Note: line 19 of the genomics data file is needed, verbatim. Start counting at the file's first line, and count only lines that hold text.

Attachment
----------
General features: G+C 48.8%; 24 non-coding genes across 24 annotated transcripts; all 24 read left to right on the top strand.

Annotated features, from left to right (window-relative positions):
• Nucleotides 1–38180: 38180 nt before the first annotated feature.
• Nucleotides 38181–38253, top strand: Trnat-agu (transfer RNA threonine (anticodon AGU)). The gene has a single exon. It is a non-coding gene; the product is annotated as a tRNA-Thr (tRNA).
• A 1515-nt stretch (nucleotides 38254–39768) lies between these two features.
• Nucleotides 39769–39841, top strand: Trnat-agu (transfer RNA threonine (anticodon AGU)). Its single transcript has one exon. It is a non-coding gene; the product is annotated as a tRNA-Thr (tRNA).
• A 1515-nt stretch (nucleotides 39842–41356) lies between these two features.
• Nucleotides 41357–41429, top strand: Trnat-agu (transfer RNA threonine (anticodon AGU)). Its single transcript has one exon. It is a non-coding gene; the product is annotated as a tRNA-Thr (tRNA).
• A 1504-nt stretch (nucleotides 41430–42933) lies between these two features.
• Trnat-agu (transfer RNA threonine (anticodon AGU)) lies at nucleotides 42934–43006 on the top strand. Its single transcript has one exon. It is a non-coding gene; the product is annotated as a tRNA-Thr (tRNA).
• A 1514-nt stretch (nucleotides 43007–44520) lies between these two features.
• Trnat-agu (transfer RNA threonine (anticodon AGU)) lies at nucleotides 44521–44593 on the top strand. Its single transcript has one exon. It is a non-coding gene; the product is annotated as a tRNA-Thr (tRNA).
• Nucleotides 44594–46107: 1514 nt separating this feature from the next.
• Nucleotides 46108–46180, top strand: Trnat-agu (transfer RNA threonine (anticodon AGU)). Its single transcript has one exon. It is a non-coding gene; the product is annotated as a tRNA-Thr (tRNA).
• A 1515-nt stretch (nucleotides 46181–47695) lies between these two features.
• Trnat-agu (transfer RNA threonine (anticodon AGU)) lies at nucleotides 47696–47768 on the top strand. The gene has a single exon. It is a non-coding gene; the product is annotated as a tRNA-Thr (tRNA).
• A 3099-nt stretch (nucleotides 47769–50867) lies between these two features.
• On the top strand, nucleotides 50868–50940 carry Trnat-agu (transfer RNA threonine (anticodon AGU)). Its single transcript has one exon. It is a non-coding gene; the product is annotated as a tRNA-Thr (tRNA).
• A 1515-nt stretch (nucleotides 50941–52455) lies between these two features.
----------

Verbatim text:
• A 1515-nt stretch (nucleotides 50941–52455) lies between these two features.